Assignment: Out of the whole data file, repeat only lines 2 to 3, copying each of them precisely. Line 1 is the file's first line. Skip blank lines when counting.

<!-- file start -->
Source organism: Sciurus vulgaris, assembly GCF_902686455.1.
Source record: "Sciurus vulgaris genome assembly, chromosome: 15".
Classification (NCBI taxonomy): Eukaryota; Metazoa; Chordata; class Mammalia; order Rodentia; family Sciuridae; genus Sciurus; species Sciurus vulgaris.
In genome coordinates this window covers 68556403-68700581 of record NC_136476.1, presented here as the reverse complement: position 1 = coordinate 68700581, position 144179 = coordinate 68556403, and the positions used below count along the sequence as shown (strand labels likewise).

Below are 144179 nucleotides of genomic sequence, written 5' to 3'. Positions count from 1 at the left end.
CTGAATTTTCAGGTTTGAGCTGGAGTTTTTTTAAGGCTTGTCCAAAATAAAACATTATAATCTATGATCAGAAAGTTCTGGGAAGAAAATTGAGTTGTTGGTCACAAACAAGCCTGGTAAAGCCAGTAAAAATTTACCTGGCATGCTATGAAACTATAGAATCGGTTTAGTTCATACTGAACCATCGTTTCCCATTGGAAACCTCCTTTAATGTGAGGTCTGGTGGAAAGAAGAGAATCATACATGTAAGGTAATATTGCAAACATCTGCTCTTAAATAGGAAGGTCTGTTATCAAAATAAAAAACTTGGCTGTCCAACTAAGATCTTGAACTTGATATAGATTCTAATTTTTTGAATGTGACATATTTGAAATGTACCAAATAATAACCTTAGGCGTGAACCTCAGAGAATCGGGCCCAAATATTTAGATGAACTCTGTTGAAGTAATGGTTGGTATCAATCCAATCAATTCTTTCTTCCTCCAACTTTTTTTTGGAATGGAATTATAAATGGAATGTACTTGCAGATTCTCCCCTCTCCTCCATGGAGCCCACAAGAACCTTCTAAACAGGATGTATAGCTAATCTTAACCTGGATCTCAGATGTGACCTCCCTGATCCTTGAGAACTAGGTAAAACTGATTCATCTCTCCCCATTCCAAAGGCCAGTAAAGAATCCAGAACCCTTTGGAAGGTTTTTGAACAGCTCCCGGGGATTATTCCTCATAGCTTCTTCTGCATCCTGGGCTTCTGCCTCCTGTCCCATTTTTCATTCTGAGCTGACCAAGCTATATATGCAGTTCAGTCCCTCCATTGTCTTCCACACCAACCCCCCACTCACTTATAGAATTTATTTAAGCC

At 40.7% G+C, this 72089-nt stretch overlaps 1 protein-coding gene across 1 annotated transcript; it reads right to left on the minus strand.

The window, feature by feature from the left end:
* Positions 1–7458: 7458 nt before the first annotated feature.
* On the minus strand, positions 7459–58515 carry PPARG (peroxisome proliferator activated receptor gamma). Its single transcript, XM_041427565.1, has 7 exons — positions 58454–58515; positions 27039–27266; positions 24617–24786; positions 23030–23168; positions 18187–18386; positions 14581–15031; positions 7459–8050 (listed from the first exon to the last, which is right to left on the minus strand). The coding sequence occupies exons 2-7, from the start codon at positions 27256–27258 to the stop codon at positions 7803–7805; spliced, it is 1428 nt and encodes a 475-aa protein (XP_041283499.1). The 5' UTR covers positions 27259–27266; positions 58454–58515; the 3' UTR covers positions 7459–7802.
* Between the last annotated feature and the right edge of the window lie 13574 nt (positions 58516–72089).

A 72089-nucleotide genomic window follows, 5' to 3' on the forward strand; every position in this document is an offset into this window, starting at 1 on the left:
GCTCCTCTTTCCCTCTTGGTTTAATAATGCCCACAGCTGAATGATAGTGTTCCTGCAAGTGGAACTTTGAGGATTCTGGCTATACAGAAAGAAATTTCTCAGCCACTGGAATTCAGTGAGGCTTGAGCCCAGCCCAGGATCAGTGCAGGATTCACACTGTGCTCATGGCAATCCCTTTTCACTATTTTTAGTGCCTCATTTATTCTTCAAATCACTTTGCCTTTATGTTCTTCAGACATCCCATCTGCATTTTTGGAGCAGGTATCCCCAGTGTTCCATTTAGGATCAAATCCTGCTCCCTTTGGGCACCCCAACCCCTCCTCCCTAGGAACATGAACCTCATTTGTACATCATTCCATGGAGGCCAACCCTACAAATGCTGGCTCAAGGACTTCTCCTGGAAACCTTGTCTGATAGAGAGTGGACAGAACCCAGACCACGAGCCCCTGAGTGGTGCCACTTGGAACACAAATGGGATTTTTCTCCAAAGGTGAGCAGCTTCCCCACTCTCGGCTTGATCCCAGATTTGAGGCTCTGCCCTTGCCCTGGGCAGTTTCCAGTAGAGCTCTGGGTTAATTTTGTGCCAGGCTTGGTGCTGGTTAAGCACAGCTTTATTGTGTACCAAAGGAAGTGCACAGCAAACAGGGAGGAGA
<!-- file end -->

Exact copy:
Source record: "Sciurus vulgaris genome assembly, chromosome: 15".
Classification (NCBI taxonomy): Eukaryota; Metazoa; Chordata; class Mammalia; order Rodentia; family Sciuridae; genus Sciurus; species Sciurus vulgaris.